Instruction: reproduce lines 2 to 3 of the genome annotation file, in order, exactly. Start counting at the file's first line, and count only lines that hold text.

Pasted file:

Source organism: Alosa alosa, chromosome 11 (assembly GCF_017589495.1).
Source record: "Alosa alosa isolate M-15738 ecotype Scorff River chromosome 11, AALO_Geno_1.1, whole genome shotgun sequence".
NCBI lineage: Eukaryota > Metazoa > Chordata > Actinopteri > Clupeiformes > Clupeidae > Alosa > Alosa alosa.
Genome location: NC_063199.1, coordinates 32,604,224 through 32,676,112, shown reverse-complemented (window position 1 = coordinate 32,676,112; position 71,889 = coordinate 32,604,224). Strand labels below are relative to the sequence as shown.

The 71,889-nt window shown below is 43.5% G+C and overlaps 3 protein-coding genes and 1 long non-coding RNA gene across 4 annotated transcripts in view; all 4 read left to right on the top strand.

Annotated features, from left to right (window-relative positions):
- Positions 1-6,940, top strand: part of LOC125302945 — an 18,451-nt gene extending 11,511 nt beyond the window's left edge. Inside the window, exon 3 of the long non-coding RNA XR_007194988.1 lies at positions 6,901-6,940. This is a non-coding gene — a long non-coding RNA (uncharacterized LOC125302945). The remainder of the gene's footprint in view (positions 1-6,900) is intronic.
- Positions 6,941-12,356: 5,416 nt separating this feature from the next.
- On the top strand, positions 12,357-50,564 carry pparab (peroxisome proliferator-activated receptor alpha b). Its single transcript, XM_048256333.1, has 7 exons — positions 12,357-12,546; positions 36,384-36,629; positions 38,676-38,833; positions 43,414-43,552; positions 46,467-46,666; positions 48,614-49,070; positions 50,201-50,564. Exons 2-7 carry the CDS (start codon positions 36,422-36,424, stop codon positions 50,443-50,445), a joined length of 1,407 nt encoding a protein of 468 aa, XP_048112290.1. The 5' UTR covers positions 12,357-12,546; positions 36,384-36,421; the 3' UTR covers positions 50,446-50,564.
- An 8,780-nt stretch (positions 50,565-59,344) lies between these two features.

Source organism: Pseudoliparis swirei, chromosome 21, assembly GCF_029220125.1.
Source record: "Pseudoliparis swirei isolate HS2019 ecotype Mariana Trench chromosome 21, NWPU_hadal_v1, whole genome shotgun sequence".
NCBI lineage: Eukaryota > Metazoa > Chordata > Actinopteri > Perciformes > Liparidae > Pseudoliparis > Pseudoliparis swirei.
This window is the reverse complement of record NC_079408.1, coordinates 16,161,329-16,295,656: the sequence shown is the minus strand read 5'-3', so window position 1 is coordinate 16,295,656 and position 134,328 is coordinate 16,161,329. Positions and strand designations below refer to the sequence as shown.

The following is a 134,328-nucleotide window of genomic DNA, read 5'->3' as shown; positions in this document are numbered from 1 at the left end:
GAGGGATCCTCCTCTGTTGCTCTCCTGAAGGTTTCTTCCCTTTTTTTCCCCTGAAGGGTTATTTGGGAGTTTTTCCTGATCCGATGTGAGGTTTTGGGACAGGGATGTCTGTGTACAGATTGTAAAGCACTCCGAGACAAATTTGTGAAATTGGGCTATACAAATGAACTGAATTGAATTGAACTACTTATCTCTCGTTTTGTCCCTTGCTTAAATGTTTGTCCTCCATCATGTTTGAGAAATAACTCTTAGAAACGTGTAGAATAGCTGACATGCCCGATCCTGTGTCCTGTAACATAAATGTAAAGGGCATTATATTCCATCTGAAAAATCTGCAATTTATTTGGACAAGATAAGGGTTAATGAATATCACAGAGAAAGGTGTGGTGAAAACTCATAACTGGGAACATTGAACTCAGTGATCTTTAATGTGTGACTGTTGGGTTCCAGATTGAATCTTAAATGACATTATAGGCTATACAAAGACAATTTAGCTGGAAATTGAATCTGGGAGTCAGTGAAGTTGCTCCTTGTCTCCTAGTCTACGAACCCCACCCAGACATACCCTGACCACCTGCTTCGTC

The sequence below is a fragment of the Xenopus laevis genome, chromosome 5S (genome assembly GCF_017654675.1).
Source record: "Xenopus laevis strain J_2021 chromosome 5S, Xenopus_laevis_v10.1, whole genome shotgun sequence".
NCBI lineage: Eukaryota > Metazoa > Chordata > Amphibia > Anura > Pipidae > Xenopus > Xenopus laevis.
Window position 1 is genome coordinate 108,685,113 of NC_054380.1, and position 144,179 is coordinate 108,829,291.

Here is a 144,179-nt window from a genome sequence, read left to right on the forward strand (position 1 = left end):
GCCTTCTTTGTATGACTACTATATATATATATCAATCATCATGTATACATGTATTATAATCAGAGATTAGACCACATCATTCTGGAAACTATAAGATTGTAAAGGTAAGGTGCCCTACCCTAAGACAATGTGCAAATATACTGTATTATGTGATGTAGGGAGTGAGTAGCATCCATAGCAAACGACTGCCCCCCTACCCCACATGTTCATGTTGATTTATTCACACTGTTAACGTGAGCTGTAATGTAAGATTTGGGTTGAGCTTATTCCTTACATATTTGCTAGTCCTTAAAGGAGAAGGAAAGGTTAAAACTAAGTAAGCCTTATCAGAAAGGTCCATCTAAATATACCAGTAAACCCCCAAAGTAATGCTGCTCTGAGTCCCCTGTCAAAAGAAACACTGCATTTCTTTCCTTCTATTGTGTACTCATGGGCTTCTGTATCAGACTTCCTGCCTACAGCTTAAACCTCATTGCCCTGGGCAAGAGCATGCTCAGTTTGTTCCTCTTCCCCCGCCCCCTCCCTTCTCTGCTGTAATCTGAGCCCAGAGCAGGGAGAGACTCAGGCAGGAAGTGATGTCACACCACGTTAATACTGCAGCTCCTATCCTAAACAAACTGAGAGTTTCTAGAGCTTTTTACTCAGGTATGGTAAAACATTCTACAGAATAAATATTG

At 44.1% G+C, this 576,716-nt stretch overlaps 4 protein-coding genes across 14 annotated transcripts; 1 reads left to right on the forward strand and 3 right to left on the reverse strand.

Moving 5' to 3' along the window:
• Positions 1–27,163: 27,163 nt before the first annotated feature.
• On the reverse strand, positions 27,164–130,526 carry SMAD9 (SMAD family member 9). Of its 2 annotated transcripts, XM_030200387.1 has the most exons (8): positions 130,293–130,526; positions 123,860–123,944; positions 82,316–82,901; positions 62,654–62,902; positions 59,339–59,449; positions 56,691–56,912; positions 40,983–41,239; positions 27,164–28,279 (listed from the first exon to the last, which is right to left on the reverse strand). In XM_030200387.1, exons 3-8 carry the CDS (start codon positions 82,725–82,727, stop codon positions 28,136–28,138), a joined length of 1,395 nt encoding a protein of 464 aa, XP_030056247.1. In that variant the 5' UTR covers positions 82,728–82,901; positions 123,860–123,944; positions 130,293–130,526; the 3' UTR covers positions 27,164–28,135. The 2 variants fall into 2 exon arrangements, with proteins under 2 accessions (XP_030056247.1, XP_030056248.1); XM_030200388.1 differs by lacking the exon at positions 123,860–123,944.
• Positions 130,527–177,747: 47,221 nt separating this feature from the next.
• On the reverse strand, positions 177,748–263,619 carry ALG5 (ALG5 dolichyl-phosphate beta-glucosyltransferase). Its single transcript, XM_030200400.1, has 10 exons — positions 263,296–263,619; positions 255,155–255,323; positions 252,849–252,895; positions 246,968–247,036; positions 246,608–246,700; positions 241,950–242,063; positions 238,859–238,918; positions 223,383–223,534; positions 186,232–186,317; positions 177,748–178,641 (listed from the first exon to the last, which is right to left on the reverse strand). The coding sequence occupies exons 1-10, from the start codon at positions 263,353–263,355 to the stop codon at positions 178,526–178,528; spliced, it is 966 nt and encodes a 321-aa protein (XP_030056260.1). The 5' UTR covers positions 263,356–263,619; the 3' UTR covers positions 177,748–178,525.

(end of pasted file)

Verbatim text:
Source record: "Alosa alosa isolate M-15738 ecotype Scorff River chromosome 11, AALO_Geno_1.1, whole genome shotgun sequence".
NCBI lineage: Eukaryota > Metazoa > Chordata > Actinopteri > Clupeiformes > Clupeidae > Alosa > Alosa alosa.